Research: Sharing files

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Many researchers work together in a research group or on a project. Even if you are not involved in collaborative work in that sense, you can gain some of the benefits of working with others, whether that is working on a joint project or simply sharing ideas and experiences with researchers working in similar areas.

'File sharing' is often used to refer to illegal file sharing: distribution or providing access to copyright-protected files without authorization, often music or films. There are, however, other forms of file sharing and what we are concerned with here is services that you can use to make material you produce available to others.

At Oxford University, SharePoint offers a secure way of sharing work with colleagues who are members of the university. Your department or project may have a SharePoint site. You can have your own individual MySite in SharePoint where you can store files and documents, and permit others to use them.

Different file sharing services have different sets of functions and what you can do will vary between them. If you are sharing sensitive or valuable material, you should consider other methods than public, free services over which you have little control.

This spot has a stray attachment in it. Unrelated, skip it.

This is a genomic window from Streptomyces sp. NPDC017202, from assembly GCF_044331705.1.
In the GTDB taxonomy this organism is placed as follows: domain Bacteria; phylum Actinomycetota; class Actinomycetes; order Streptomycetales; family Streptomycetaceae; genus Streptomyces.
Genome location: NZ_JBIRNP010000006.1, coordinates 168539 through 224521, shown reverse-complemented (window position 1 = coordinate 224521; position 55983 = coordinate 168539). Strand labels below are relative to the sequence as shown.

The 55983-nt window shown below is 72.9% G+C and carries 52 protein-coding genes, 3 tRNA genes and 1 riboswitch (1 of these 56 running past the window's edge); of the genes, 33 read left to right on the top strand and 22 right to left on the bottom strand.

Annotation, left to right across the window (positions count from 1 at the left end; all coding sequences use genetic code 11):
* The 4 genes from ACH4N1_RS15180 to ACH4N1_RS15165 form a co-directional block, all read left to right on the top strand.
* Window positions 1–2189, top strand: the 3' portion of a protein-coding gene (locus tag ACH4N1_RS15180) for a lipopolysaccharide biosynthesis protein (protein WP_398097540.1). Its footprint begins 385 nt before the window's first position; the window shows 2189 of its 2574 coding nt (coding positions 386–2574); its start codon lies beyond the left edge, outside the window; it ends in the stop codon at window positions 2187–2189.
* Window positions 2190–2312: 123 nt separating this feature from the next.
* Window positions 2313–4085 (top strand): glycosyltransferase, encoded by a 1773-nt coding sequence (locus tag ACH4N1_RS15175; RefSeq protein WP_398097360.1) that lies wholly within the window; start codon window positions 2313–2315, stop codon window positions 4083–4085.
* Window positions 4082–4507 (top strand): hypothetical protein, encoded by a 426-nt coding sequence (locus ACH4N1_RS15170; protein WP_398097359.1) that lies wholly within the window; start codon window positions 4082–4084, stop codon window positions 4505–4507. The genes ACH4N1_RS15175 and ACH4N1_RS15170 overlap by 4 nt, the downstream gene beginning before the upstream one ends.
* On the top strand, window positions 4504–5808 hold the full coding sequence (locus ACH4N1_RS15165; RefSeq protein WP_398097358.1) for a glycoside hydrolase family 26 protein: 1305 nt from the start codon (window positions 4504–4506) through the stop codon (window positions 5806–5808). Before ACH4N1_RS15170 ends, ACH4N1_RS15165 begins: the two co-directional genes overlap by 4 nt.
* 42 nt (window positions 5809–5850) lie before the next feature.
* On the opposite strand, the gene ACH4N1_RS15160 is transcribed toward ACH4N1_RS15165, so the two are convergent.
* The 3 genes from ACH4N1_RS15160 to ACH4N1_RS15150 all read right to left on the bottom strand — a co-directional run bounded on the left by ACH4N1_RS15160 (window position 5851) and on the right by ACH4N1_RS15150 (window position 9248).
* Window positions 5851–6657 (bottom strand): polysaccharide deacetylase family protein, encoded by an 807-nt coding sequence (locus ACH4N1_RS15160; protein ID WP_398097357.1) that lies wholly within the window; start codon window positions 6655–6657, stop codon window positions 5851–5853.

It is also possible to use various other tools and services for sharing files, such as the social network sites Facebook or LinkedIn and the VOIP service Skype. What you use depends on what you are sharing and how much control over it you want to have.

Remember: It is important to carefully consider what you are sharing and with whom. Do you have the right to make this available? Who will have access to it? Will you be giving away any rights to the material by sharing it? Will you be able to publish an article if you have made it generally available before that? You would not make your secret research results available to anyone, but you may be happy to publish the slides from a conference presentation or to share certain material with some people.